On the next page, you will be asked to select the type of hard disk file you want for your new operating system. Select VirtualBox Disk Image usually.
Choose dynamically allocated and click next.
Allocate 20 GB hard disk file location and size.
Now you can see that your Arch Linux operating system is created. Now you can click start.
Click on ‘browser’ and select the startup disk, which you downloaded from the Arch Linux official website.
Click on start and then open the full-screen view.
Booting to Install Arch Linux on Virtual Box
You will see the first opening page of Arch Linux. Click on “Boot Arch Linux (x86_64), which is for 64-bit or click on “Boot Arch Linux (i686)”, which is for 32-bit.
As soon as you click on the first option, the system will start booting. While it completes the temporary boot, we are basically moving into the live version and are logged in as root user.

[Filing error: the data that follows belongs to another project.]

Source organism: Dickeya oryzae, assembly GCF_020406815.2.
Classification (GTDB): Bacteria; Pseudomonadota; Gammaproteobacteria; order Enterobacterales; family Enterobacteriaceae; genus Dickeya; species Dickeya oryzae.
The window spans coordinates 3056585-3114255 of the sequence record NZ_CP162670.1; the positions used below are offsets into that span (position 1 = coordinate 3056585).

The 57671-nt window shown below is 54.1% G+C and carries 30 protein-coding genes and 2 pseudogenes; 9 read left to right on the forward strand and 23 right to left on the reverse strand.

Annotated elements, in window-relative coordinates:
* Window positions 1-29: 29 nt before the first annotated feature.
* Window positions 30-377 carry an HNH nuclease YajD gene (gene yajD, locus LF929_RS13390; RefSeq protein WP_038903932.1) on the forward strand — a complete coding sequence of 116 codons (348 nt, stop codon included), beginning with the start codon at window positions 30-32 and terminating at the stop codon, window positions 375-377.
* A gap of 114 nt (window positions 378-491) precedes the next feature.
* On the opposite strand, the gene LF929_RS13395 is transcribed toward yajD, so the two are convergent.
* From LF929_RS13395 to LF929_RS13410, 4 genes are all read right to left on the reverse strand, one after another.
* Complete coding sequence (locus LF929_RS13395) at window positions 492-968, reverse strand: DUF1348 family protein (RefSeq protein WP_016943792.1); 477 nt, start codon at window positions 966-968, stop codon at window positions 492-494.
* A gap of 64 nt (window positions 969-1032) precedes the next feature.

Check the Internet connection by typing in the following command.
The word ping stands for packet internet gopher. You will soon see the response that means Arch Linux has activated the Internet connection. This is essential to perform certain installation steps.
Clear the command by typing
Before we start the installation, you should partition your drive. Type # fdisk – l and you will see the current system’s disk partition. Focus on the 20 GB hard drives that you allocated to Arch in the beginning.
Partition the hard disk
We are going to partition this 20 GB space into three partitions. The first one is the primary root partition that will be of 10 GB. The second will be the swap partition, which will be twice the initial RAM allocation that will be 2048 MB. The third will be the logical partition that will be 8 GB allocated.